LAWRENCE — In his second-floor corner office in Simons Biosciences Research Laboratories at the University of Kansas, Professor Ron Borchardt gestures to file cabinets lining a wall. The drawers hold more than 500 scientific research papers he authored or co-authored during his 44 years of teaching biochemistry, medicinal chemistry and pharmaceutical chemistry at KU.
“Science moves quickly, and a lot of my research is not cutting-edge anymore,” Borchardt said. “But most of the people I trained are doing cutting-edge science. That’s my legacy. It’s not the papers I’ve written — it’s the people I trained.”
Many of those people — his current and former students and colleagues — have joined together to honor Borchardt by contributing more than $1.8 million to establish a pharmaceutical chemistry professorship in his name.
“I thank them not only for their generosity and support for the professorship, which will continue to allow the university to recruit outstanding people into this department, but I also thank my former students for making me look good in my life,” Borchardt said. “You don’t become as successful as I’ve been over the years if you don’t surround yourself with good people. They’re the ones who ultimately worked in the labs until late every night and generated all the data; I mentored them and helped them write their papers. I probably received more recognition than I should have because it was all a team effort. They’ve made me look awfully good for the last 44 years.”
One of his former students is KU School of Pharmacy Dean Ken Audus.
“Ron is humble and underestimates the tremendous impact of his accomplishments as a scientist and educator, and most importantly his role as a mentor for each of his students,” Audus said. “In addition to the knowledge we took away from our time studying with him, his lasting influence on all of us has been the importance of mentoring students to be the leaders who will advance research and education in the pharmaceutical sciences into the future.”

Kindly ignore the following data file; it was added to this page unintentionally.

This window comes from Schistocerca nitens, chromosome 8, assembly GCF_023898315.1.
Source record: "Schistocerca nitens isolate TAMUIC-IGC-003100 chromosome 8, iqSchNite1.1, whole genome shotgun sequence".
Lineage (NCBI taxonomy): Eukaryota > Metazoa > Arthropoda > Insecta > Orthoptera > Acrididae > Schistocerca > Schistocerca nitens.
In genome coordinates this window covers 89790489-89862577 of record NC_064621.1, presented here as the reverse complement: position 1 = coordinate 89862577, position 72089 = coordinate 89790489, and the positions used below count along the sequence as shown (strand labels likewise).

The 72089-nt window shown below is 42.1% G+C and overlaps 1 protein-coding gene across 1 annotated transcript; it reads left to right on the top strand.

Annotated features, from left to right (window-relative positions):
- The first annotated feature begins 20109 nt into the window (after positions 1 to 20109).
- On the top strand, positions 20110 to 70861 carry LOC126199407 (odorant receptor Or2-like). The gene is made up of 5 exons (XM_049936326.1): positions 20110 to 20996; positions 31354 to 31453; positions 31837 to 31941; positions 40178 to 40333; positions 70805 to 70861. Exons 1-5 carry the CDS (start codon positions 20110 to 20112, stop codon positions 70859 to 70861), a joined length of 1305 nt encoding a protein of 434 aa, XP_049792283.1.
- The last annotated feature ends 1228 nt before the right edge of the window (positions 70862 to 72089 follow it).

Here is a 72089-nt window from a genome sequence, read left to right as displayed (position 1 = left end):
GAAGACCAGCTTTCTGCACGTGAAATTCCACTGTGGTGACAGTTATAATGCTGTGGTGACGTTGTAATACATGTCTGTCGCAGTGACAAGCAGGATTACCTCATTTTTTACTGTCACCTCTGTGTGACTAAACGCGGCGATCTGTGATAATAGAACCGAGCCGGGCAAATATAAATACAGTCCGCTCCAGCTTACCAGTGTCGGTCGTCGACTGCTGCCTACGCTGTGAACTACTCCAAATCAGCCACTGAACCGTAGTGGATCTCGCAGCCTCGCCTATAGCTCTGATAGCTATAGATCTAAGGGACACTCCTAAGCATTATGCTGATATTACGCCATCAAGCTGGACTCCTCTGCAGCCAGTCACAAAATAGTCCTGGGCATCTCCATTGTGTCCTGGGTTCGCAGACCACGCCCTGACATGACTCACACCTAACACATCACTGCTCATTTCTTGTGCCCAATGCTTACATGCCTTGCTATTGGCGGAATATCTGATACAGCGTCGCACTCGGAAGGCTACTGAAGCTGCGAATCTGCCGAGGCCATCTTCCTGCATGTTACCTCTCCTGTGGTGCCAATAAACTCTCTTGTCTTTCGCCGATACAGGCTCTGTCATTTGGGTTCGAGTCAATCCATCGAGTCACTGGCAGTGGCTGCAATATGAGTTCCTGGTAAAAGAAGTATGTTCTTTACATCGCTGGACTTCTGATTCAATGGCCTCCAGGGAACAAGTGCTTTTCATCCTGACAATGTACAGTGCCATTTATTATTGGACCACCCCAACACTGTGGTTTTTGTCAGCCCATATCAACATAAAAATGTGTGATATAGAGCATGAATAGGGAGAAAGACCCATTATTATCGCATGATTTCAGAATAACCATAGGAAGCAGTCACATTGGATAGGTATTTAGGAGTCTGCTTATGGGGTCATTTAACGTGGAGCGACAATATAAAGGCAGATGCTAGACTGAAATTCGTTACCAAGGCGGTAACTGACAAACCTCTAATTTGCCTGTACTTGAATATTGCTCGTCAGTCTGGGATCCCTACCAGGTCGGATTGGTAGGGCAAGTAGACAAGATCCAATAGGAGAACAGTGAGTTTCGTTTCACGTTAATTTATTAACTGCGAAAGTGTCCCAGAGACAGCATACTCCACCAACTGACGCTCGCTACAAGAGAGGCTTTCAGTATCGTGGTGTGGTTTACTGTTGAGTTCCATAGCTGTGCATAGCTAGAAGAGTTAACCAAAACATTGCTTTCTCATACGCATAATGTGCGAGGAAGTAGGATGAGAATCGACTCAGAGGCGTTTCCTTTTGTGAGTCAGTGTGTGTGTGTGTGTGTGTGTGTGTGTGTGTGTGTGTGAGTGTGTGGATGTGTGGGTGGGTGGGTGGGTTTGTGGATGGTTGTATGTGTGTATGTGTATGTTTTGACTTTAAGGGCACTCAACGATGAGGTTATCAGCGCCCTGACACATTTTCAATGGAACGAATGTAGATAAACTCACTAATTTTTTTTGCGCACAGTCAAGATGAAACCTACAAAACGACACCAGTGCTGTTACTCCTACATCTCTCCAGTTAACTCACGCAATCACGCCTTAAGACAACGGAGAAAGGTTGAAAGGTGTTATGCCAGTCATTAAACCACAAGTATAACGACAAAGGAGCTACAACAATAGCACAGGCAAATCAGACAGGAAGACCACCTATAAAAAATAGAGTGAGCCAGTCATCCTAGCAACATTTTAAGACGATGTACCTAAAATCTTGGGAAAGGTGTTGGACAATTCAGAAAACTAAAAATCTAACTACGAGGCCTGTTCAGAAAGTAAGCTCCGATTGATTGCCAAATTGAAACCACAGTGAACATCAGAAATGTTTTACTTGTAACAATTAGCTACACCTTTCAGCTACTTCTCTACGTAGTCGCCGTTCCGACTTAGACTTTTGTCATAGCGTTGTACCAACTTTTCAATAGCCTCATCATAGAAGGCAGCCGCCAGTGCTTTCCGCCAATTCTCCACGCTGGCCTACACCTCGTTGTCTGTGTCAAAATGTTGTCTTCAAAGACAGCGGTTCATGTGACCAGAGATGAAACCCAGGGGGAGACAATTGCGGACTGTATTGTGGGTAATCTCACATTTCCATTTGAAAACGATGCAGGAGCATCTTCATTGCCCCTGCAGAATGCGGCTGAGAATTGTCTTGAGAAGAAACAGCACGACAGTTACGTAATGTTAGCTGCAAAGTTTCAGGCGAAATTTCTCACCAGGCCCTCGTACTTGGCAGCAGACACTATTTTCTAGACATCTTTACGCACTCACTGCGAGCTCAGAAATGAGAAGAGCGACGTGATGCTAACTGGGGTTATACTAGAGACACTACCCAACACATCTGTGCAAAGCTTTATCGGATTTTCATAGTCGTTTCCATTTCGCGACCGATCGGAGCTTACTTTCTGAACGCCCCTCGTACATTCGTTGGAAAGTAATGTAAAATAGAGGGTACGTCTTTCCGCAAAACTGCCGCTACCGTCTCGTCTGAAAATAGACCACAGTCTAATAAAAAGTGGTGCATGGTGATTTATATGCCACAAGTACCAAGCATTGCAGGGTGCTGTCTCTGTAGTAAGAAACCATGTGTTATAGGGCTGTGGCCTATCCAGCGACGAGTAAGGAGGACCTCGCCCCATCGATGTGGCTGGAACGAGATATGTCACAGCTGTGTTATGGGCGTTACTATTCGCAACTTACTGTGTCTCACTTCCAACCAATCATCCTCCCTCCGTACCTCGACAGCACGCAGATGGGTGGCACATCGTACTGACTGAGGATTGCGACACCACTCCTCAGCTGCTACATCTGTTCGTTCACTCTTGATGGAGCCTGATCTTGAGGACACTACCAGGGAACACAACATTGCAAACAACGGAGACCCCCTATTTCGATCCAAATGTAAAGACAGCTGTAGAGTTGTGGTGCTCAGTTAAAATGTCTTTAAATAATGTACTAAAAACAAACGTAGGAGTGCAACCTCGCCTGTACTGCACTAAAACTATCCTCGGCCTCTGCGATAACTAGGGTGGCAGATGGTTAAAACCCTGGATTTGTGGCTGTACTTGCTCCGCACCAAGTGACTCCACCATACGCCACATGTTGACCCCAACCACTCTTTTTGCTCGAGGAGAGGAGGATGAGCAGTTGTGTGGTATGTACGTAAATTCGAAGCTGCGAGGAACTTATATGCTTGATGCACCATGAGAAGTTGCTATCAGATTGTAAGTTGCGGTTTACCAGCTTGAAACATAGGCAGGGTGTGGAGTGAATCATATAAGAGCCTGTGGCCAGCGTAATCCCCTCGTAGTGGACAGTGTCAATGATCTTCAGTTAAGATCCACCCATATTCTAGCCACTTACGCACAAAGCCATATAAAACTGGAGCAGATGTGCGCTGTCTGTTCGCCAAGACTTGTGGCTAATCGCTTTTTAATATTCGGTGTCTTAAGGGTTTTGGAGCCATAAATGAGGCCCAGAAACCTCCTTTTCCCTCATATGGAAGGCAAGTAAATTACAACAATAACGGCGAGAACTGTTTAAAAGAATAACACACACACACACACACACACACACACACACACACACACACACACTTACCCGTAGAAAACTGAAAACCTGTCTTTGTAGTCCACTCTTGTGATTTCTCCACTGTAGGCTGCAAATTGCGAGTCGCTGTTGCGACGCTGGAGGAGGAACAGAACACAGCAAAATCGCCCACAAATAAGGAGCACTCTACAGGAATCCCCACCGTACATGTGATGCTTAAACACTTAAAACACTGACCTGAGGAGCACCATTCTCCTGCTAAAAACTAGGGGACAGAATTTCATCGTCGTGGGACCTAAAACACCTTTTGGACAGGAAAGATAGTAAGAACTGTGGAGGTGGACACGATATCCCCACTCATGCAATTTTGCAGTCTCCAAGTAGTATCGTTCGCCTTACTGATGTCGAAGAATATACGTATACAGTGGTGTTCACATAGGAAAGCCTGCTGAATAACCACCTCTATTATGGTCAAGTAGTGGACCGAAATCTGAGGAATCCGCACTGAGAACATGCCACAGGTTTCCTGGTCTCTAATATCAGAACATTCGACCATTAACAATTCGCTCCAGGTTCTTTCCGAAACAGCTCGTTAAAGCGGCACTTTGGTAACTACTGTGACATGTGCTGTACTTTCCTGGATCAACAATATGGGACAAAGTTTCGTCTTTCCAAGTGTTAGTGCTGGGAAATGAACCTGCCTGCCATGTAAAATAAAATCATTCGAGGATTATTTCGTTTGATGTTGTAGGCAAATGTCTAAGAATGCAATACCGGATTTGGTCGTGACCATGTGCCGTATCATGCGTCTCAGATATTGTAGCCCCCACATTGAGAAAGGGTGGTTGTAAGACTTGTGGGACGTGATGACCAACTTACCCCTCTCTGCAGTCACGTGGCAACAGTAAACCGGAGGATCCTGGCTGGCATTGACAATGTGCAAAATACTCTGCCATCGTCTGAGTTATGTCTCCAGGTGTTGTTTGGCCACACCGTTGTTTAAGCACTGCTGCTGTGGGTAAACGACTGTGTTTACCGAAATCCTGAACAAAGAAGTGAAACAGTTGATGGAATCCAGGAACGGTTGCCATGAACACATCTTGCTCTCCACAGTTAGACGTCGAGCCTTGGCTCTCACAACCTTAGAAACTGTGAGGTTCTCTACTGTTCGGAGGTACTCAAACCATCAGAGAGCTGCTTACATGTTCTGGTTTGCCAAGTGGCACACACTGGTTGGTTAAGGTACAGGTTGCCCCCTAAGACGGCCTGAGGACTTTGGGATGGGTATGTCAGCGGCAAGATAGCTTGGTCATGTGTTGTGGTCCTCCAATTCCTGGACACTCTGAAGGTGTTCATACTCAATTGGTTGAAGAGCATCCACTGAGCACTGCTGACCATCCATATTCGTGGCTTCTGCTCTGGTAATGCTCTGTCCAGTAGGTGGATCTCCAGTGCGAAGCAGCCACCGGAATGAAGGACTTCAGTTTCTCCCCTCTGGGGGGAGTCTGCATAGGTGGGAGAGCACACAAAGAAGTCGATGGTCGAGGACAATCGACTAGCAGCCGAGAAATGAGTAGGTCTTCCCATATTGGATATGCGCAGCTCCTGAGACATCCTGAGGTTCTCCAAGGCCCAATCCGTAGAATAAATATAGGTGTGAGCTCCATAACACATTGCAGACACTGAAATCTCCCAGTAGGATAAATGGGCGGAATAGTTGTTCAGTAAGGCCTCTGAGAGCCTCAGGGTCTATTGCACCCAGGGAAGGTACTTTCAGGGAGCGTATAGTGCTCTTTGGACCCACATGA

Another of Borchardt’s former students is Christian Schöneich, the Takeru Higuchi Distinguished Professor and chair of KU’s Department of Pharmaceutical Chemistry.
“The fact that this professorship is funded by Ron’s colleagues and former students is evidence of his invaluable contributions to the school, the university and the study of pharmaceutical chemistry,” Schöneich said. “We will take great care to select someone who represents the values and work ethic for which Ron is so well-known.”
Borchardt has mentored more than 170 students at KU. Like them, he also benefited from professionals who mentored him —such as the late Ed Smissman, a Distinguished University Professor and chair of KU’s Department of Medicinal Chemistry.
“Ed was a very, very special man, and in reality, I became as close to him as I was to my own father,” Borchardt said. “He was just a wonderful man, and he was maybe the most important mentor of my entire life.”
This fall, Borchardt will take on the status of professor emeritus. His colleagues and former students are planning an October three-day event in Lawrence to honor him.
Borchardt earned a bachelor’s degree in pharmacy from the University of Wisconsin-Madison in 1967 and a doctoral degree in medicinal chemistry from KU in 1970. After serving as a postdoctoral fellow at the National Institutes of Health from 1969 to 1971, he returned to KU as an assistant professor in the Department of Biochemistry in the College of Liberal Arts and Sciences. In 1983, he moved to the Department of Pharmaceutical Chemistry to serve as its chair until 1998. He became a Solon E. Summerfield Distinguished Professor in 1981.
During his academic career, Borchardt’s research interests included drug delivery and drug design. He is particularly known for his contributions to the study of drug transport across the intestinal mucosa and the blood-brain barrier. He has received numerous awards and honors, nationally and internationally, for his teaching and research accomplishments. He is the author or co-author of more than 500 scientific publications and 460 abstracts, the editor of 10 books and the series editor of Pharmaceutical Biotechnology (14 published volumes), and Biotechnology: Pharmaceutical Aspects (nine published volumes).
The School of Pharmacy will announce the inaugural recipient of the Ronald T. Borchardt Professorship this summer.
Gifts for the professorship count toward Far Above: The Campaign for Kansas, the university’s comprehensive fundraising campaign. Far Above seeks support to educate future leaders, advance medicine, accelerate discovery and drive economic growth to seize the opportunities of the future.
The campaign is managed by KU Endowment, the independent, nonprofit organization serving as the official fundraising and fund-management organization for KU. Founded in 1891, KU Endowment was the first foundation of its kind at a U.S. public university.